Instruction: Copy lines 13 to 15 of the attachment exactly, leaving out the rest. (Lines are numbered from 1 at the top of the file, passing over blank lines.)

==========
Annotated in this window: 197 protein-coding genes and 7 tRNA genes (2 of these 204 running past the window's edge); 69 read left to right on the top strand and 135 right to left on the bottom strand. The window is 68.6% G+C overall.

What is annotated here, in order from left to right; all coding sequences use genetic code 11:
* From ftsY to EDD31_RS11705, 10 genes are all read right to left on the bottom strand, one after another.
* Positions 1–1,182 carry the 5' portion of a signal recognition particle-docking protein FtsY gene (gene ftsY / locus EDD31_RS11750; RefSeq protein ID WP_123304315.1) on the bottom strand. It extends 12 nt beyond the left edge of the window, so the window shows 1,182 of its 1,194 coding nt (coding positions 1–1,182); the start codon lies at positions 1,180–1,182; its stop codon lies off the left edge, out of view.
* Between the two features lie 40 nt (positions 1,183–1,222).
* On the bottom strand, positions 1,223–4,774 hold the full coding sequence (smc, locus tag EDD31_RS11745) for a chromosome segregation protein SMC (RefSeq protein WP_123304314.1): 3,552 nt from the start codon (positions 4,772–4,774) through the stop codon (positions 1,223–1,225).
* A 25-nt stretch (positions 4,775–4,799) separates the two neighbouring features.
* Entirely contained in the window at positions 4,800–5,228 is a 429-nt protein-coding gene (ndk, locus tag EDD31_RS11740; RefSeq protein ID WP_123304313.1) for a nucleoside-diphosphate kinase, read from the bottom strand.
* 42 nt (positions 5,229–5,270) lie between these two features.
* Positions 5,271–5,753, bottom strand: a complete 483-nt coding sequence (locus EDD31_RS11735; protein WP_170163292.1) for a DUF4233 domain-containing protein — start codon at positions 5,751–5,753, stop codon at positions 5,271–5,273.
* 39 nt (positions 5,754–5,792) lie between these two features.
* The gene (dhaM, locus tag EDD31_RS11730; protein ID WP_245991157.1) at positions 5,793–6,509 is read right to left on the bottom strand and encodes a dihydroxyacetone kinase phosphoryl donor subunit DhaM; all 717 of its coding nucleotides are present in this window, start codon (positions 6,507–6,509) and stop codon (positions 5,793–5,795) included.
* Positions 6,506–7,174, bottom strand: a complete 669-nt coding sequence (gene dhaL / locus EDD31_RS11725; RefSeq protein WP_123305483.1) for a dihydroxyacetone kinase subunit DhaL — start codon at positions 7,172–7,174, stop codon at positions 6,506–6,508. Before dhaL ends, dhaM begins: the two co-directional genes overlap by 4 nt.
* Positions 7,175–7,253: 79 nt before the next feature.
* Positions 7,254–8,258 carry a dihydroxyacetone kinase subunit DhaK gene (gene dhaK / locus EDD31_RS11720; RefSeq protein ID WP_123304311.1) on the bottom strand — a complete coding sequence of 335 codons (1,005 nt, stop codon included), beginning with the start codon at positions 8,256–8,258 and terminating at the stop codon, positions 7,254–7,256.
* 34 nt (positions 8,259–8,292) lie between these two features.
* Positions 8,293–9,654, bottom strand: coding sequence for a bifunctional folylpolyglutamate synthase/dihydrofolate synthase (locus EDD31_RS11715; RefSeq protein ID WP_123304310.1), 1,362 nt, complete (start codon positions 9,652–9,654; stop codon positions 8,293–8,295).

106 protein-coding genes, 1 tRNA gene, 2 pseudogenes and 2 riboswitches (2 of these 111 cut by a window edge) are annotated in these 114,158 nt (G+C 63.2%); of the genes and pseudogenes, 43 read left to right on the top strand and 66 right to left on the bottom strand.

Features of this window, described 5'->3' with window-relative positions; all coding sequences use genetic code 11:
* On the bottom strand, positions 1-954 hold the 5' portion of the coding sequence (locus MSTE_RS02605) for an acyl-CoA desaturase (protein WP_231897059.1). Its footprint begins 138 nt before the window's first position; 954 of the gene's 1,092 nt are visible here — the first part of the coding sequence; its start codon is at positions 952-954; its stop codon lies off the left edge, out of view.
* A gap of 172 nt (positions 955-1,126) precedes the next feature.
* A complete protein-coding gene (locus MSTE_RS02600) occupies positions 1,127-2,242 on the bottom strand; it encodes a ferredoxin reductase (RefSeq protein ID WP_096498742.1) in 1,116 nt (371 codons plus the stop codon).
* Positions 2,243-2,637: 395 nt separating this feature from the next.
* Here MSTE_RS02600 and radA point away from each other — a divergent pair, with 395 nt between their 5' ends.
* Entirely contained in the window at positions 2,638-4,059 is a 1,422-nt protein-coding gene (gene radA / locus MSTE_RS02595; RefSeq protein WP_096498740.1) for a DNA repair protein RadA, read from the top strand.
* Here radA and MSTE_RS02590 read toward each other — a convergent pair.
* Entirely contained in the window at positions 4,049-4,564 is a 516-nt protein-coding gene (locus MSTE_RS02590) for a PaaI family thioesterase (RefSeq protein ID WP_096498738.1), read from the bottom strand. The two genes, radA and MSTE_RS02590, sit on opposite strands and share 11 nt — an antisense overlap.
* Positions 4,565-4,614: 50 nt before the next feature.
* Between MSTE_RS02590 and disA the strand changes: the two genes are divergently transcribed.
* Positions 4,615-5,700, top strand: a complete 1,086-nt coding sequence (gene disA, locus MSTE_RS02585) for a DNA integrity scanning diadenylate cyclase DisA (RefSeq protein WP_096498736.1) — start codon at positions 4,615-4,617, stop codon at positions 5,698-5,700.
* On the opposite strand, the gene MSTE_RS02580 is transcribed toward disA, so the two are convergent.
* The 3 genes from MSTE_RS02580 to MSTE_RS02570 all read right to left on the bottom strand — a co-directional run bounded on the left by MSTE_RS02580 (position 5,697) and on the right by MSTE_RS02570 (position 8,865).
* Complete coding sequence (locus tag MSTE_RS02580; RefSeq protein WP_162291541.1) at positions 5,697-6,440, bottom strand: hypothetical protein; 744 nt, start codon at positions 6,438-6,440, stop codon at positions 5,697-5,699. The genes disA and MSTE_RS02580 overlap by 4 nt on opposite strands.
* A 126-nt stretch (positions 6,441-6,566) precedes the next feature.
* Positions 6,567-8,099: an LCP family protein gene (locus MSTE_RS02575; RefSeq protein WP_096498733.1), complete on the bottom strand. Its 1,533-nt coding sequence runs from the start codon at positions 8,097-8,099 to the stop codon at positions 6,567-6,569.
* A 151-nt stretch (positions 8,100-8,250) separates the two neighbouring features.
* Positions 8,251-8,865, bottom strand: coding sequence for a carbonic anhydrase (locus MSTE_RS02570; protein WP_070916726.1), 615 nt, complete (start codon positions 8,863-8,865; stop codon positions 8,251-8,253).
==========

* Positions 6,506–7,174, bottom strand: a complete 669-nt coding sequence (gene dhaL / locus EDD31_RS11725; RefSeq protein WP_123305483.1) for a dihydroxyacetone kinase subunit DhaL — start codon at positions 7,172–7,174, stop codon at positions 6,506–6,508. Before dhaL ends, dhaM begins: the two co-directional genes overlap by 4 nt.
* Positions 7,175–7,253: 79 nt before the next feature.
* Positions 7,254–8,258 carry a dihydroxyacetone kinase subunit DhaK gene (gene dhaK / locus EDD31_RS11720; RefSeq protein ID WP_123304311.1) on the bottom strand — a complete coding sequence of 335 codons (1,005 nt, stop codon included), beginning with the start codon at positions 8,256–8,258 and terminating at the stop codon, positions 7,254–7,256.